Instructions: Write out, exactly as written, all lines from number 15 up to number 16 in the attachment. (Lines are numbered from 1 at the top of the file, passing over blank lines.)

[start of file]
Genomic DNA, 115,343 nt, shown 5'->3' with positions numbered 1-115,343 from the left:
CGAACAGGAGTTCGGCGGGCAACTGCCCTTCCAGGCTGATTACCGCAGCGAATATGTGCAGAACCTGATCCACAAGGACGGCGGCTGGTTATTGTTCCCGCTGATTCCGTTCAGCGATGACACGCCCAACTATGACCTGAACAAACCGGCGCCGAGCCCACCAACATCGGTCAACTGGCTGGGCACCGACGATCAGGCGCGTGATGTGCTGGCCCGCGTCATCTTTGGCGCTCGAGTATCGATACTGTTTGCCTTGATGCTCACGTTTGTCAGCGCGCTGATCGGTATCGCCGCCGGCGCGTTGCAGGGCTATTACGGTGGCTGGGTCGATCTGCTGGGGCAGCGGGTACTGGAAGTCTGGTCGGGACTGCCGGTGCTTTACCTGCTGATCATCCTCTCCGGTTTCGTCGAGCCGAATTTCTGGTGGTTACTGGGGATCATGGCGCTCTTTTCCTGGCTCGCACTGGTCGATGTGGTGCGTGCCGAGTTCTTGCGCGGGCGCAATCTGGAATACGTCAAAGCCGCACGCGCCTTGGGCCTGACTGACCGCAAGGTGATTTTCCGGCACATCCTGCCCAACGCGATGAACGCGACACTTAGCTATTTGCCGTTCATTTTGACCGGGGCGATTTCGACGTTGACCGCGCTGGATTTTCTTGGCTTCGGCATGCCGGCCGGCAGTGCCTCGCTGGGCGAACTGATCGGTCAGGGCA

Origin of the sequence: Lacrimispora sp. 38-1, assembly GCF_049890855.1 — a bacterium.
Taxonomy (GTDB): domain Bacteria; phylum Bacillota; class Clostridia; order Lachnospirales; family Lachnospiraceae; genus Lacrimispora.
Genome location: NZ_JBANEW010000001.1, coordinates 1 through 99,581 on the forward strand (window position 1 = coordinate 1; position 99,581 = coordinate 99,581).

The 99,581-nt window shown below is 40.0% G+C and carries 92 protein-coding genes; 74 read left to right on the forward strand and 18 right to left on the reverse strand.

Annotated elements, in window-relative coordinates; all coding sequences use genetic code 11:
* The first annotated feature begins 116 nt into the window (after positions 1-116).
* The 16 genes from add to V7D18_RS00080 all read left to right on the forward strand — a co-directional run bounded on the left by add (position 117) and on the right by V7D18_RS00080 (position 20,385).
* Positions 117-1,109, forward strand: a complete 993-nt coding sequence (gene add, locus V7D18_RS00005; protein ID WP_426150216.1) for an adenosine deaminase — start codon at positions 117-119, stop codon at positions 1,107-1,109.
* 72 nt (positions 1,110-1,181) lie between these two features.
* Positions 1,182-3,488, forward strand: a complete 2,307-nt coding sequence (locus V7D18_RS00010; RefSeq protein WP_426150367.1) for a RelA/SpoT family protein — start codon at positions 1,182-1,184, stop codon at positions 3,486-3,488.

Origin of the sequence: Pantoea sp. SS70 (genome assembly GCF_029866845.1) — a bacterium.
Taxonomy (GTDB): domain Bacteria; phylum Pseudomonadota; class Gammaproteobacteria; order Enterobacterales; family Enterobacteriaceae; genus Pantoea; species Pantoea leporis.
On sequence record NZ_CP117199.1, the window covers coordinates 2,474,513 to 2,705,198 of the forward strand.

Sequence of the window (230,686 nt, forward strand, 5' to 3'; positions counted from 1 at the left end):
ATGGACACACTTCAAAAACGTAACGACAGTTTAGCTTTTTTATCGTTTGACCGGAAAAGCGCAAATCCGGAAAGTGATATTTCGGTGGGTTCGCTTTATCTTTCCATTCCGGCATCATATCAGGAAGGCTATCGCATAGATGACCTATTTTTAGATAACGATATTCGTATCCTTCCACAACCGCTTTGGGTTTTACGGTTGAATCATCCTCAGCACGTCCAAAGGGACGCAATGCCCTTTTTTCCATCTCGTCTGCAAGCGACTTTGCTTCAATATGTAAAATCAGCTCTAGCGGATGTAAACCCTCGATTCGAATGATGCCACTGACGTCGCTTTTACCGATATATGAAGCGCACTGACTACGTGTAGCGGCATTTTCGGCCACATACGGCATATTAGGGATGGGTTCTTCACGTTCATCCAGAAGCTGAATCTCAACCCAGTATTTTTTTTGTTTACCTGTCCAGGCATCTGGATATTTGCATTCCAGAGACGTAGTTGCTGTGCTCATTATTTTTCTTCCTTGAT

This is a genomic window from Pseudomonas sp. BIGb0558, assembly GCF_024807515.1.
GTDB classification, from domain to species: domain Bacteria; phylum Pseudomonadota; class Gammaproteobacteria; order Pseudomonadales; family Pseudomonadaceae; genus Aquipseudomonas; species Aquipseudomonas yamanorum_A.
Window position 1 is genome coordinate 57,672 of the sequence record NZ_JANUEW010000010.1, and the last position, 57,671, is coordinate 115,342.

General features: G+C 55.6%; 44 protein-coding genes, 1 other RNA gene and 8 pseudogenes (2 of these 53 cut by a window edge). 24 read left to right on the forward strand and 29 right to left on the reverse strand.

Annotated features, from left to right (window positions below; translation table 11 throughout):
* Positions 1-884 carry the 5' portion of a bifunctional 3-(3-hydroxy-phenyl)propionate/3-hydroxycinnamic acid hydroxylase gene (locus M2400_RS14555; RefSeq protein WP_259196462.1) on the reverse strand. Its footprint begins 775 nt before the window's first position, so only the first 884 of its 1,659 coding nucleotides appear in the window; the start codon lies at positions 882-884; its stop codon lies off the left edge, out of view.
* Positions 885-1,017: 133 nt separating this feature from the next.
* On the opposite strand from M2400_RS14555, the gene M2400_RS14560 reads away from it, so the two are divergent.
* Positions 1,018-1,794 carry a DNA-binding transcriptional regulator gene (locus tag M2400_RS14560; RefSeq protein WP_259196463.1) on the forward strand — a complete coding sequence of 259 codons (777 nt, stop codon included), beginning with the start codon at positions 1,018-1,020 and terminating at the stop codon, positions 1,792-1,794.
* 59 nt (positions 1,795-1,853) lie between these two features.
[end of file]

On sequence record NZ_CP117199.1, the window covers coordinates 2,474,513 to 2,705,198 of the forward strand.

Sequence of the window (230,686 nt, forward strand, 5' to 3'; positions counted from 1 at the left end):